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AAII Sentiment Survey: Highest Neutral Sentiment In Almost Two Years

Dec. 09, 2021 3:22 PM ET
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Investor Education

Seeking Alpha Analyst Since 2010

Charles Rotblut, CFA is the editor of the AAII Journal, the flagship publication of The American Association of Individual Investors (AAII). Charles provides both insight about individual investor sentiment and market analysis. He is also the author of "Better Good than Lucky: How Savvy Investors Create Fortune with the Risk-Reward Ratio" (W&A Publishing/Trader's Press).


  • Bullish: 29.7%, up 3.1 percentage points.
  • Neutral: 39.8%, up 8.8 percentage points.
  • Bearish: 30.5%, down 11.9 percentage points.

The percentage of individual investors describing their short-term outlook for stocks as “neutral” is at its highest level in nearly two years. The latest AAII Sentiment Survey also shows a significant drop in bearish sentiment.

Bullish sentiment, expectations that stock prices will rise over the next six months, increased by 3.1 percentage points to 29.7%. This is the third consecutive week that bullish sentiment remains below the historical averageof 38.0%.

Neutral sentiment, expectations that stock prices will stay essentially unchanged over the next six months, increased by 8.8% percentage points to 39.8%. Neutral sentiment was last higher on January 1, 2020 (40.9%). The historical average is 31.5%.

Bearish sentiment, expectations that stock prices will fall over the next six months, plunged by 11.9 percentage points to 30.5%. This week’s reading matches the historical average. The significant decline in bearish sentiment follows last week’s reading of 42.4%, which was the highest level since August 19, 2020.

The big moves in neutral and bearish sentiment occurred as the major indexes recouped much of the losses incurred when the new coronavirus omicron variant began spreading. The return to normalcy from the coronavirus pandemic, monetary and fiscal stimulus and inflationary pressures are also influencing individual investors’ outlook for stocks. Additional factors include earnings, valuations and the Biden administration’s initiatives.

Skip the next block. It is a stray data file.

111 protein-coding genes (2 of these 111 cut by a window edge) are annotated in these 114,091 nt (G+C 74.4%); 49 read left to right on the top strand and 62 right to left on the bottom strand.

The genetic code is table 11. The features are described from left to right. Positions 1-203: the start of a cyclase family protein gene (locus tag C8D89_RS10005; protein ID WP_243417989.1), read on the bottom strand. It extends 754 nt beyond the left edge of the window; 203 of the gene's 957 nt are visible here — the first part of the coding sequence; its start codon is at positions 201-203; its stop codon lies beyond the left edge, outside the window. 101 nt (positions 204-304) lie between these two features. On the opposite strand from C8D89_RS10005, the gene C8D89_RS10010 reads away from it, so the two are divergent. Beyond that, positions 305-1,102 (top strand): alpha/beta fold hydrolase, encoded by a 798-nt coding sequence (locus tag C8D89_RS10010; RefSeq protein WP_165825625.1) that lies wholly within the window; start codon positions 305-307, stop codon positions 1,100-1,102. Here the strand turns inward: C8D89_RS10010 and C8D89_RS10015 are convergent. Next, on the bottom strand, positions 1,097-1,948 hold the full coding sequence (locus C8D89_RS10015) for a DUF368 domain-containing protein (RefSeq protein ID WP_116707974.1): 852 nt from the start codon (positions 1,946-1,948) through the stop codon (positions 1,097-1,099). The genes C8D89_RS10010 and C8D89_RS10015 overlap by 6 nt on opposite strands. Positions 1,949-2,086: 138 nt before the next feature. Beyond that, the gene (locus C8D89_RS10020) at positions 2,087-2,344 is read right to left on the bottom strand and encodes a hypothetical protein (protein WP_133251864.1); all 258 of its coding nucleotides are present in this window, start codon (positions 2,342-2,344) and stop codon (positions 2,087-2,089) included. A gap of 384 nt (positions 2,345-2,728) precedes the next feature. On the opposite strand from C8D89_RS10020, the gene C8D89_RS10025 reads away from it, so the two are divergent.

In this week’s special question, we asked AAII members how the coronavirus pandemic, including the new omicron variant, is influencing their outlook for stock prices.

More than two of out five respondents (44%) say that they have a neutral outlook. Many respondents indicate that they are long-term investors and are not worried about factors such as coronavirus variants A negative, or bearish, outlook on stock prices is reported by 33% of respondents, mostly attributed to the volatility and fluctuating prices caused by the coronavirus and its variants. Conversely, 15% of respondents have a bullish, or positive, outlook, indicating that they feel the market is beginning to get used to pandemic-related volatility and variants.

Here is a sampling of the responses:

  • “It is not influencing my investment decisions. It’s a short-term issue that’s already reflected in stock prices.”
  • “In the medium term, the pandemic response is negative. The U.S. government has distributed much cash to us, which ought to be paid back via future taxes, and should reduce market returns.”
  • “Positively. Progress fighting the pandemic will reduce uncertainty and boost confidence leading to more buying.”

This week’s AAII Sentiment Survey results:

  • Bullish: 29.7%, up 3.1 percentage points
  • Neutral: 39.8%, up 8.8 percentage points
  • Bearish: 30.5%, down 11.9 percentage points

Historical averages:

  • Bullish: 38.0%
  • Neutral: 31.5%
  • Bearish: 30.5%

The AAII Sentiment Survey has been conducted weekly since July 1987. The survey and its results are available online.

If you want to become an effective manager of your own assets and achieve your financial goals, consider a risk-free 30-day Trial AAII Membership.

Analyst's Disclosure: I/we have no stock, option or similar derivative position in any of the companies mentioned, and no plans to initiate any such positions within the next 72 hours.

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